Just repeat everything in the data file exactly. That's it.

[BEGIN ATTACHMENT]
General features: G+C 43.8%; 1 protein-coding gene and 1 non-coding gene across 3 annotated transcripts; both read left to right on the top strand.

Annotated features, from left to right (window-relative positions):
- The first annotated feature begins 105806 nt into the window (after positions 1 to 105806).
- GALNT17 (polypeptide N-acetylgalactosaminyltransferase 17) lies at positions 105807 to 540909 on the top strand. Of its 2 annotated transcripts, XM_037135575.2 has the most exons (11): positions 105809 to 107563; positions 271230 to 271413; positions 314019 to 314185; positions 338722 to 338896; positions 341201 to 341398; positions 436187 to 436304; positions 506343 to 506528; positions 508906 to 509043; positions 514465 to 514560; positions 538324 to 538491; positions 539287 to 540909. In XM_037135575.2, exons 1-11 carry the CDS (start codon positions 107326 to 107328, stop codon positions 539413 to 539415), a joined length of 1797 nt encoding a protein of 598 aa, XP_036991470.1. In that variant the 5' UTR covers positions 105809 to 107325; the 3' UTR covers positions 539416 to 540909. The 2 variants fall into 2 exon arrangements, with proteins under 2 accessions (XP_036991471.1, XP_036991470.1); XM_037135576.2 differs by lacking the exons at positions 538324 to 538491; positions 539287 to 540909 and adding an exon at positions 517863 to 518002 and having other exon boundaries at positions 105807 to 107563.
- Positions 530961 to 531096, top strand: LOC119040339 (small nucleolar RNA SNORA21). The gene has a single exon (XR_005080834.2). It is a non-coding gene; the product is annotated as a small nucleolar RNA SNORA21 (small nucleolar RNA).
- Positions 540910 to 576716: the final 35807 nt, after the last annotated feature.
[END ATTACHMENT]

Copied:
General features: G+C 43.8%; 1 protein-coding gene and 1 non-coding gene across 3 annotated transcripts; both read left to right on the top strand.

Annotated features, from left to right (window-relative positions):
- The first annotated feature begins 105806 nt into the window (after positions 1 to 105806).
- GALNT17 (polypeptide N-acetylgalactosaminyltransferase 17) lies at positions 105807 to 540909 on the top strand. Of its 2 annotated transcripts, XM_037135575.2 has the most exons (11): positions 105809 to 107563; positions 271230 to 271413; positions 314019 to 314185; positions 338722 to 338896; positions 341201 to 341398; positions 436187 to 436304; positions 506343 to 506528; positions 508906 to 509043; positions 514465 to 514560; positions 538324 to 538491; positions 539287 to 540909. In XM_037135575.2, exons 1-11 carry the CDS (start codon positions 107326 to 107328, stop codon positions 539413 to 539415), a joined length of 1797 nt encoding a protein of 598 aa, XP_036991470.1. In that variant the 5' UTR covers positions 105809 to 107325; the 3' UTR covers positions 539416 to 540909. The 2 variants fall into 2 exon arrangements, with proteins under 2 accessions (XP_036991471.1, XP_036991470.1); XM_037135576.2 differs by lacking the exons at positions 538324 to 538491; positions 539287 to 540909 and adding an exon at positions 517863 to 518002 and having other exon boundaries at positions 105807 to 107563.
- Positions 530961 to 531096, top strand: LOC119040339 (small nucleolar RNA SNORA21). The gene has a single exon (XR_005080834.2). It is a non-coding gene; the product is annotated as a small nucleolar RNA SNORA21 (small nucleolar RNA).
- Positions 540910 to 576716: the final 35807 nt, after the last annotated feature.